Visit your neighborhood car care professionals for a free brake inspection, which includes testing the brake fluid, to avoid driving around with contaminated brake fluid! Depending on their findings, our qualified technicians might advise a brake fluid exchange, which entails draining and refilling the brake fluid in your hydraulic braking system. For more specific advice on brake fluid maintenance, always refer to your owner’s manual.

What Kinds Of Brake Fluid Do You Have?

There are several types of brake fluid: DOTs 3, 4, 5, and 5.1 are examples. The most popular fluids for use in contemporary vehicles are glycol-based DOT 3, DOT 4, and DOT 5.1. DOT 5 is a silicone-based brake fluid that is typically used in vintage cars and other vehicles that require non-petroleum-based brake fluids. It does not absorb water.

In order to prevent corrosion, rust, or general wear, additives are frequently incorporated into brake fluid. Some additives also serve as pH balancers or acid neutralizers.

Which Kind Of Brake Fluid Does My Car Require?

The best way to figure out what type of brake fluid you need for your car is by referring to the car’s owner manual provided by the manufacturer or the master cylinder reservoir cap.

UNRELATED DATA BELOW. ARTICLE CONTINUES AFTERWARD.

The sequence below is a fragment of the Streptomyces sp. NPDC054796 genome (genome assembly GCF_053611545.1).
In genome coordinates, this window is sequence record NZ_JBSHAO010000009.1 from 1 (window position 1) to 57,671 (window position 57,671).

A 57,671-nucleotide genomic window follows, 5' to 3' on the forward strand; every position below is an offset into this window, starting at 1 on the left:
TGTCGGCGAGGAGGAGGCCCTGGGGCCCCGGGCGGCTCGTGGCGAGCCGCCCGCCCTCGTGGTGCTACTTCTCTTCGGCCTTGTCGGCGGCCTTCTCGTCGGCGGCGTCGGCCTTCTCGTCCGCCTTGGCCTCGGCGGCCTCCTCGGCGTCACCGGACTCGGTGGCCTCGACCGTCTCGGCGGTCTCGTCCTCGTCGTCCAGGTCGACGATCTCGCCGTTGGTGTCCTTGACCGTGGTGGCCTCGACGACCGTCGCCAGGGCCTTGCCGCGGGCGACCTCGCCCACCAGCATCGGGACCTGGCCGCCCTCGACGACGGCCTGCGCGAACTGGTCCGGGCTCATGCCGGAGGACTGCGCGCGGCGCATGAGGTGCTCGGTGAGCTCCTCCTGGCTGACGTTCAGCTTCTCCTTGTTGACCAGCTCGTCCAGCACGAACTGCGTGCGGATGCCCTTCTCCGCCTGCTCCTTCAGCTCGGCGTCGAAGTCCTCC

How Often Should I Change My Brake Fluid?

Your car’s owner manual will also specify what kind of brake fluid you need and how frequently you should flush and replace it. In general, brake fluids flushes are recommended every 30,000 miles or two years.

At the end of the day, the frequency of your brake fluid changes depends on your driving habits and braking patterns. Increased mileage, sudden braking, and stop-and-go traffic can all contribute to the need for brake fluid service sooner rather than later.  

Brake Fluid

Signs Of Low Brake Fluid

Soft Pedal

You might be low on brake fluid if your brake pedal feels “softer” than usual or sinks almost to the floor. The brake pedal becomes “squishy” and requires more force from your foot to properly pressurize when there is less brake fluid to compress. Your brakes need to be serviced as soon as possible because this indicates they are not functioning properly.

Abs Warning Light

Your brake fluid may be low if the ABS warning light on your dashboard is illuminated. For the Anti-Lock Brake System to operate properly, the brake fluid levels must be adequate. You might have a leak if the light flashes on and off continuously as you drive. However, if the Service Brakes warning light is on, you might be dealing with something more serious. Every time a dashboard light or warning message appears on your car, it is best to have a professional inspection performed.

Oily Puddle Under The Car

Your brake system may be leaking if you see a pool of liquid accumulating underneath your car that feels slightly oily to the touch. Rubber hoses, the area around the calipers, and the master cylinder are just a few of the places where brake fluid can leak. To ensure your safety, leaks in the brake fluid should be fixed right away.

Old Brake Pads